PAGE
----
The man did become a Christian, and is now an active evangelist in the same network that Francis is a part of.

What a story! Francis and his fellow church members firmly believe that he was literally raised from the dead and miraculously healed of his injuries. Of course, it’s impossible to definitively prove their version of what happened: As Brown points out, it’s possible that he still had faint life signs undetected by the doctors at the hospital, and it’s possible that his injuries healed more quickly than usual through natural processes (though I have to say that this latter possibility seems extremely unlikely to me). But clearly, something very out of the ordinary happened here, whatever the precise mechanism of it.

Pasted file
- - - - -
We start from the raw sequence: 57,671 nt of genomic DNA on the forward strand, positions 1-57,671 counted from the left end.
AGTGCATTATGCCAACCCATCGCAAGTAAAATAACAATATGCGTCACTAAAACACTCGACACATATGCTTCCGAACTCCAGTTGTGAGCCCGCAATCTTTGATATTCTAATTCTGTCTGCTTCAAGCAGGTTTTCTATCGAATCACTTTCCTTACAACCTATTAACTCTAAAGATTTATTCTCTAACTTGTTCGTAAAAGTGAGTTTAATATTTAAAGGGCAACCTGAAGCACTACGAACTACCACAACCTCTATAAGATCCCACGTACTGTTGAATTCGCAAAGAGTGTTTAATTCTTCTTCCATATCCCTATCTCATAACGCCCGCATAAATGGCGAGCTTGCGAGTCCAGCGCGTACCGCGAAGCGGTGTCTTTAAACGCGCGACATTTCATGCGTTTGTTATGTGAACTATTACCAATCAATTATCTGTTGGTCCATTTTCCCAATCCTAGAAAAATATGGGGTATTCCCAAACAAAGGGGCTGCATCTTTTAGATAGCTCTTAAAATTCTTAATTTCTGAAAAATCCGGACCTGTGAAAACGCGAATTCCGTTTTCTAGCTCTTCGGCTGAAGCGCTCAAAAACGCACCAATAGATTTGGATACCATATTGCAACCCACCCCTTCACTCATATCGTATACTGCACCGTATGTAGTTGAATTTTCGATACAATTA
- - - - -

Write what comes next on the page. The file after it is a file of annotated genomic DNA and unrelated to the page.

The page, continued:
Moreover, Brown points out an aspect of this story that she finds especially intriguing, as I do: the apparent role of forgiveness in the healing that occurred. In her words:

An interesting feature of this account is that the recovery was incomplete until just after Francis and his church—perceiving God’s love to have been demonstrated concretely by resurrection—were motivated to forgive the men who had attempted, apparently successfully, to beat Francis to death. This act of forgiveness left such an impression on the assailant—who viewed himself as a murderer—that he changed his life course to become a Christian evangelist.